I didn’t quite realise how many bags of fruit and vegetables that I had frozen this week, until I looked yesterday.  I have three bags of broad beans, 1½ bags of peas, a small bag of mangetout, one bag of rhubarb, one bag of gooseberries, one bag of mixed currants and an astounding eight bags of strawberries!…but I am confident it will all get used before next summer, it’s a good job we have three freezers.

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Gooseberries are a fruit that I used to eat like cherries when I was a child (just like my daughters still do), but now I can’t eat them unless they are cooked as my taste must have changed over the years.

A lovely way to use gooseberries is to make a gooseberry fool.  It is a very easy recipe (I only post easy / simple recipes on my blog) and it tastes absolutely delicious.

If you need to look back at this recipe, or any other recipe, just click the word ‘recipe’ at the top of my blog and all my recipes will appear listed on a page, ready for you to ‘click’ on for easy access.

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A Gooseberry Fool Recipe

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2 large handfuls of gooseberries (washed, topped and tailed)

5 or 6 digestive biscuits

150g low fat Greek yoghurt

90 ml double cream

1 tablespoon granulated sugar

1 tablespoon of caster sugar

A little bit of grated chocolate to serve.

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Put the gooseberries and granulated sugar into a saucepan.

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Cook over a low heat for approximately five minutes, stirring all the time, until the mixture thickens.

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Chill the sugar and gooseberry mix in the fridge for about an hour.

Whip the cream and caster sugar until it just holds the ‘peaks’ when you take your whisk out.

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Fold in the Greek yoghurt and gooseberry sugar mix.

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Crush the digestive biscuits in a bag, by bashing with a rolling pin.

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Put the biscuit crumbs into the bottom of four small dishes.

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Top the biscuit crumbs with the gooseberry mix.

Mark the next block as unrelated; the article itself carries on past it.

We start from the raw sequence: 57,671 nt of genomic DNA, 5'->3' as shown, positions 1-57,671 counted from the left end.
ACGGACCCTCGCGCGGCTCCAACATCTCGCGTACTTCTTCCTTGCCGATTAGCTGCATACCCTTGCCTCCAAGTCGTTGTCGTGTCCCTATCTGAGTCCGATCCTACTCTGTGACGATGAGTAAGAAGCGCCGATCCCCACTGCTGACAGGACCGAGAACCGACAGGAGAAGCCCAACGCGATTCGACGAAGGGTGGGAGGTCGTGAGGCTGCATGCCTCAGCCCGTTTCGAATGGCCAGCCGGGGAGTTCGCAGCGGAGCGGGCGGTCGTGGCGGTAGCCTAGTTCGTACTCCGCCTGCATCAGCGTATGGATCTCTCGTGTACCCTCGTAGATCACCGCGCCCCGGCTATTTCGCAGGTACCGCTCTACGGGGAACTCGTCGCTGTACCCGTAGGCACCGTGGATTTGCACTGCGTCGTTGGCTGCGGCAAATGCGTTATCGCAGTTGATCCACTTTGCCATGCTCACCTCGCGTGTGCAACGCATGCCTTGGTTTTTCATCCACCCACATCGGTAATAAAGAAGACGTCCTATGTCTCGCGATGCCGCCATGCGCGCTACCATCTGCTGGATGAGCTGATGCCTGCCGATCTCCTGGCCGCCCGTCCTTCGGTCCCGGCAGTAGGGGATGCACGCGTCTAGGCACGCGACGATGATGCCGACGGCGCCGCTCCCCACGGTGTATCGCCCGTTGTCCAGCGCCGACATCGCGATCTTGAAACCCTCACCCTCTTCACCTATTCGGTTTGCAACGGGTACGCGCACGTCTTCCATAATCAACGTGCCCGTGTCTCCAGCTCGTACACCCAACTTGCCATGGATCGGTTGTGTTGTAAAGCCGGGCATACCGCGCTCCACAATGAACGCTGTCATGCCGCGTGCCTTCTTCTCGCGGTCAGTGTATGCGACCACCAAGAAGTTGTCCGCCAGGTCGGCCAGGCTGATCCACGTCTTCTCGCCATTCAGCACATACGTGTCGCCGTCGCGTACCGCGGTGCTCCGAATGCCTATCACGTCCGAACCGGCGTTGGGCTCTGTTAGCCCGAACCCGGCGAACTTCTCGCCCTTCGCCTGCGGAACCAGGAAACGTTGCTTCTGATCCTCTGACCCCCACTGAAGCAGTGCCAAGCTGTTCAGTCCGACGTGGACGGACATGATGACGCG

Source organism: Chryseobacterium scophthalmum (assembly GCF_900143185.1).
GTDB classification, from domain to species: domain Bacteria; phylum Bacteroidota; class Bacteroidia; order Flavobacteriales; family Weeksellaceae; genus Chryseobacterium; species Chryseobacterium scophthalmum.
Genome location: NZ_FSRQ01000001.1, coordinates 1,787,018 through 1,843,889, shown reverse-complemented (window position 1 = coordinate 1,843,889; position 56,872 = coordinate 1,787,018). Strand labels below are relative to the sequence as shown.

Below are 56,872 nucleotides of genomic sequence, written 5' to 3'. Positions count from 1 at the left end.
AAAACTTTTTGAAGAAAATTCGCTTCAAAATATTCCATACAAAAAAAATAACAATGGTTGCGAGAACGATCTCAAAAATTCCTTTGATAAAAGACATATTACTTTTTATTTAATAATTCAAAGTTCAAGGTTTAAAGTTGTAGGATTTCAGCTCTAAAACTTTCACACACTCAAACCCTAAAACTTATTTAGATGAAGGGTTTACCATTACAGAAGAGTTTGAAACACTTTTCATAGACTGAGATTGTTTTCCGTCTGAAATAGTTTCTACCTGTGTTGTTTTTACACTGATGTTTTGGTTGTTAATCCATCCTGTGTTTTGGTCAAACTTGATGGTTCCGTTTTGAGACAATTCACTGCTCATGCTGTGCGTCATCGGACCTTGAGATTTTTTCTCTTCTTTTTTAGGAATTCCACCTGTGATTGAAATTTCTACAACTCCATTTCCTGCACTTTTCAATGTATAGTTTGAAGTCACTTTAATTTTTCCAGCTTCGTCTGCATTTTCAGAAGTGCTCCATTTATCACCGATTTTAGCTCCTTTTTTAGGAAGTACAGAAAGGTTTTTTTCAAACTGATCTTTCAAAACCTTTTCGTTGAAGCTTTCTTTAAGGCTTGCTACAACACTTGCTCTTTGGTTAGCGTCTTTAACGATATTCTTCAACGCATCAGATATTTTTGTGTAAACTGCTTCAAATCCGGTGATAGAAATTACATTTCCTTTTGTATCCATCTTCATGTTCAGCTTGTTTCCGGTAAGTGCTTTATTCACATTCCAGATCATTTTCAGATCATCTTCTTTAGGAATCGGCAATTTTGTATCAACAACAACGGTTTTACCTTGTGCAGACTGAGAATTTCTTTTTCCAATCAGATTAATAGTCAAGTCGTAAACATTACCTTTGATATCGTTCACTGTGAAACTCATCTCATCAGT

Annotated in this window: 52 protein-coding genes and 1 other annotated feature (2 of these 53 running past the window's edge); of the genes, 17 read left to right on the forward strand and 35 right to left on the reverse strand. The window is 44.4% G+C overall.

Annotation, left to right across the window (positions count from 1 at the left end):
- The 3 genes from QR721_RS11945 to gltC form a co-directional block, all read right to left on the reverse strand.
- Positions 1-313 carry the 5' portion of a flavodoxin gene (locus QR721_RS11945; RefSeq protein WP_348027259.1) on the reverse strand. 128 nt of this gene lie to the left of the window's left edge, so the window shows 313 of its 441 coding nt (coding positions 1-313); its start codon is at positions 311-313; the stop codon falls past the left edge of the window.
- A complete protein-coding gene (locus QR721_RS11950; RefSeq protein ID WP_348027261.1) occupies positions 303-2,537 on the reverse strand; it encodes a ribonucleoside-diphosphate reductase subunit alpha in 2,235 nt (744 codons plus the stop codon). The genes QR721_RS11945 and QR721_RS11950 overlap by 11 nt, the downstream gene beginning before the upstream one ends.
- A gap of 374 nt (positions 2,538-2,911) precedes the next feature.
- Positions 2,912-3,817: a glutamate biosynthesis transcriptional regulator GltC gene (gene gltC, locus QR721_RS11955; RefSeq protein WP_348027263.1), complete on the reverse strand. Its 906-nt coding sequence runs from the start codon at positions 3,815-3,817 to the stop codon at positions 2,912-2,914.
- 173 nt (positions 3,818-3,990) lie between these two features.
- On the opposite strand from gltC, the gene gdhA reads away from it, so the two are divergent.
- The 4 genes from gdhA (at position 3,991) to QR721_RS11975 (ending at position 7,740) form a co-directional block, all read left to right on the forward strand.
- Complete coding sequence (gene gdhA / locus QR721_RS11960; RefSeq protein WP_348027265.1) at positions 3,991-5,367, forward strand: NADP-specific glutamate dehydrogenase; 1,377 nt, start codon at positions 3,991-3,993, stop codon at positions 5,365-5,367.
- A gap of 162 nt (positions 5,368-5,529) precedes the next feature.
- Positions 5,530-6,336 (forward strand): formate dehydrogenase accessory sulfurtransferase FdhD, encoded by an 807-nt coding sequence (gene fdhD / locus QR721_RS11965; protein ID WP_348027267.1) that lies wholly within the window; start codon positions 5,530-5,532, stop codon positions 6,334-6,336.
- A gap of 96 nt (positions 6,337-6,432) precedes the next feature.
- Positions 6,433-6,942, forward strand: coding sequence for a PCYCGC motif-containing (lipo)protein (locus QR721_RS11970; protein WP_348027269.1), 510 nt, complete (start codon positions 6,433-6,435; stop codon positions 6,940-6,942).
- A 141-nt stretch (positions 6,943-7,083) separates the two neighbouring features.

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Leave the dishes in the fridge for a couple of hours to chill.

Just before serving, grate a little chocolate over the top for show.

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Enjoy!

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Thank you for reading my blog today.

I will be back on Monday at 4pm.  Have a good weekend and enjoy the good weather!

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Completing Planting And A Bumper Harvest

I have so much to write about today, as I have been working so hard at my allotment this week.  I wanted to finish planting all my crops before the long school holidays begin, in exactly one weeks time.  The schools here in Leicestershire break up earlier than the rest of the country.

I started by planted some more perpetual spinach:

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….And some more spring onions.  I sow my spring onions in modules as I always had a very bad germination rate when I sowed them straight into the ground (though I don’t know why as they are supposed to be an easy plant to grow).  By sowing a few seeds in each module, I find it almost guarantees a high germination rate.  I don’t thin the spring onions either, I just plant them as they are when they are ready:

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In the right hand photograph above, you can just see the newly planted spring onions and you can see the ones I planted out three or four weeks ago growing nicely behind.

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I also planted out my spring broccoli, curly kale and some more khol rabi.  All of the brassicas were planted in firm soil which I had dug and manured last autumn.  I also walked over the area before planting.

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As the ground was dry when I planted the brassicas out, I dug a hole for each plant and filled it with water.  When the water had drained away, I then planted them.  This allows the water to go deep into the ground to encourage the roots to also grow deep to find the water.  It also helps to stop the water from evaporating quickly after planting.